Prevention: Training, training, training is what companies must implement to prevent accidents, notes Dr. Tony Vercillo, president and CEO of International Fleet Management Consultants in Las Vegas. “Statistics show that 80 percent of all accidents are due to human error and they are preventable through proper training.” The cost of an accident is three to four times greater than the cost of fixing a truck involved in an accident because of the administration surrounding the accident report, the supervisor’s report, and getting the adjuster involved, he reports. “All of these things increase the cost, which many fleets underestimate because they focus on the fact that nobody got hurt.”
Companies should track accidents according to whether they are preventable or non-preventable, advises Vercillo. “Once companies track the cost per 100,000 miles for local drivers, and per million miles for long-haul drivers, they should do a causal analysis to determine the causes of accidents in order to begin to target specific areas requiring training or retraining. By targeting the areas causing 80 percent of accidents, companies can focus on teaching drivers through actual mock simulations, especially for accidents occurring at intersections and involving backing up.”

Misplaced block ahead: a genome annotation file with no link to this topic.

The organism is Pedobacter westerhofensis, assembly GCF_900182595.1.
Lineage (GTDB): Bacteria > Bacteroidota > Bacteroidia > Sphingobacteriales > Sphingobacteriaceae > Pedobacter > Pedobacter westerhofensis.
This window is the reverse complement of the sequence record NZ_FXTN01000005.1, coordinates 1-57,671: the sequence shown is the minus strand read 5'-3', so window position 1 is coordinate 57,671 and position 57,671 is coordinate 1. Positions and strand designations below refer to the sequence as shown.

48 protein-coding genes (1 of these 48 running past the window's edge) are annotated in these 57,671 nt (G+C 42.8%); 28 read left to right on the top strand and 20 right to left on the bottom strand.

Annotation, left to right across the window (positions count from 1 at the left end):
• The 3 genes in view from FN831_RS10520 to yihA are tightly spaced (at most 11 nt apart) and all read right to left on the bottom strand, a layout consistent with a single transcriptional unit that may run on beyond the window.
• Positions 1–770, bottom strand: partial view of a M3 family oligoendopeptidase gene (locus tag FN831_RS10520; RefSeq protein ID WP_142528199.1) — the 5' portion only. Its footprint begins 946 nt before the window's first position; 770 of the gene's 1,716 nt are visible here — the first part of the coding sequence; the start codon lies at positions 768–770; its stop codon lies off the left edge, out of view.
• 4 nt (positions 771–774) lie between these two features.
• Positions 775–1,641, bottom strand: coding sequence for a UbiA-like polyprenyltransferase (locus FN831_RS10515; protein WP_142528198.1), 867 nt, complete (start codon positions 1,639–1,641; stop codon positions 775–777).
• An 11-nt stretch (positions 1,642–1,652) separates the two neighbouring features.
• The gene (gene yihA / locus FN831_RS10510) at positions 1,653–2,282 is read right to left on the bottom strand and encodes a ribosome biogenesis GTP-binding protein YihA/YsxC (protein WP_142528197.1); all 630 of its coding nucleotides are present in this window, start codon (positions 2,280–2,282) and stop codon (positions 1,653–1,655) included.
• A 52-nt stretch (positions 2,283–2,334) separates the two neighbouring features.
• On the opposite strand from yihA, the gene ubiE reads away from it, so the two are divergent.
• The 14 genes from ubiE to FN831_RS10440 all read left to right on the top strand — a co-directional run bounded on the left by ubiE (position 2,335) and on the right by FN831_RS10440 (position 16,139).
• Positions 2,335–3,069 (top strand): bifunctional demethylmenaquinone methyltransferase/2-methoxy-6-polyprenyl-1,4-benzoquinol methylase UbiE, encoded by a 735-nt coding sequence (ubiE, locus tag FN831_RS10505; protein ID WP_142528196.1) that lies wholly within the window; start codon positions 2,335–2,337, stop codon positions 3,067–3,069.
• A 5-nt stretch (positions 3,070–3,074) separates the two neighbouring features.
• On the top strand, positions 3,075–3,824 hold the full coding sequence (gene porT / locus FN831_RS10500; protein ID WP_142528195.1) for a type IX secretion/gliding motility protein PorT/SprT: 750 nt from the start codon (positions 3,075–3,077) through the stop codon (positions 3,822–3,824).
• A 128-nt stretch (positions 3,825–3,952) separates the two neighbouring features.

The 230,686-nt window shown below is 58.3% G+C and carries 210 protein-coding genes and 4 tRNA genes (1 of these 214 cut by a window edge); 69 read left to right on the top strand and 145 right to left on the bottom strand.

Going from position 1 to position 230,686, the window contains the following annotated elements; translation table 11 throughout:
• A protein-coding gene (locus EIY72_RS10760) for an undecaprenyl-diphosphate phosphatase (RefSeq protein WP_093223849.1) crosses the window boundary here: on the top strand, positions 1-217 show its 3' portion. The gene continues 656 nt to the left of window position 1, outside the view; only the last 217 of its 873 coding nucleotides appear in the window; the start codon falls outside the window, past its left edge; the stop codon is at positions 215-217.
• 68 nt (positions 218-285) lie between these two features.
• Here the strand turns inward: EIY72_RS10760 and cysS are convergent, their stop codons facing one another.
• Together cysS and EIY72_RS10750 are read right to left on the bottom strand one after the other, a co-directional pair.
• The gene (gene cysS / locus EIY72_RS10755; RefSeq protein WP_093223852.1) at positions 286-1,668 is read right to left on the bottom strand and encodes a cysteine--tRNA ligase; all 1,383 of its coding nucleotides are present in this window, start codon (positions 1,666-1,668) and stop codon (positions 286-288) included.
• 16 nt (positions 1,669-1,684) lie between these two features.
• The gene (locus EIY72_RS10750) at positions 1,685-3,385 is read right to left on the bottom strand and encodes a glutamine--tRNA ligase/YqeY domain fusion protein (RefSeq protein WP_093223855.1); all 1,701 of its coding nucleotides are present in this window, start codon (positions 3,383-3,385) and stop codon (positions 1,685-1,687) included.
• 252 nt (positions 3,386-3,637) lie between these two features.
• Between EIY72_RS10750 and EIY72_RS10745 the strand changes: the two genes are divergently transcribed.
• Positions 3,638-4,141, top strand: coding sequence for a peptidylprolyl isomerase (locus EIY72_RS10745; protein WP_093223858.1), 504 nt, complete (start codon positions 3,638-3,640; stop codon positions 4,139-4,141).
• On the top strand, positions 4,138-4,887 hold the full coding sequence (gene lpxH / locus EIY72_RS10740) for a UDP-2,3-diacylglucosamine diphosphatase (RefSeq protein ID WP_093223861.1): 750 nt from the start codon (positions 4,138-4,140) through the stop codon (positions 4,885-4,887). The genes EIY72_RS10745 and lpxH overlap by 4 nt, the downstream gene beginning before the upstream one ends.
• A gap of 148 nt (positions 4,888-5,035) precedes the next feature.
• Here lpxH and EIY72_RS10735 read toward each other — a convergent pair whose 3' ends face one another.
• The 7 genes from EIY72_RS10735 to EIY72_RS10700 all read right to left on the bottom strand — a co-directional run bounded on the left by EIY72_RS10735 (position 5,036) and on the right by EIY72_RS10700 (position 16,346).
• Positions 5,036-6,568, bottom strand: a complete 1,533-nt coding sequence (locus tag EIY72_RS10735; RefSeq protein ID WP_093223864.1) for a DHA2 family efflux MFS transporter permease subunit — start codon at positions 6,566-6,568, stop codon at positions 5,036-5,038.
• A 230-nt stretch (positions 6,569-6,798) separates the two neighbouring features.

Simple and common-sense practices such as setting mirrors properly can prevent accidents. “You would be surprised to know how many drivers just don’t know how to do this,” Vercillo says. “Many fleet managers don’t do a good enough job in providing the correct type of mirrors such as installing West Coast mirrors and moon mirrors that extend a driver’s visibility, particularly behind the truck.”
A number of studies are continuing to evaluate safety technologies like stability control, collision avoidance systems, and lane departure alerts, notes Chandler. Part of that evaluation is considering whether these systems offer a significant return on investment in their ability to prevent accidents. Common-sense equipment maintenance such as checking tire pressure and making sure brakes are properly adjusted can help prevent accidents, adds Chandler.
Vercillo believes training is not happening enough in the industry. “You should train drivers at least once a year with formal training. I think companies should have a quarterly accident review committee that gathers several drivers, a supervisor, a safety and compliance person, and an HR person who can all review the company’s accidents over the last 90 days. They can then decide whether the accidents were preventable or not and make a formal decision on how the accidents could have been prevented and how to proceed going forward. This is really essential.”
What safety really comes down to is adopting the right attitude, notes Chandler. “With the launch of FMCSA’s CSA 2010 (Comprehensive Safety Analysis), the industry is focusing on developing a safety culture and ingraining in drivers an attitude change about making safety the first priority. This means driving defensively to try to anticipate what other drivers might do. It means slowing your speed, increasing your following distance, and developing a routine of constantly checking your mirrors.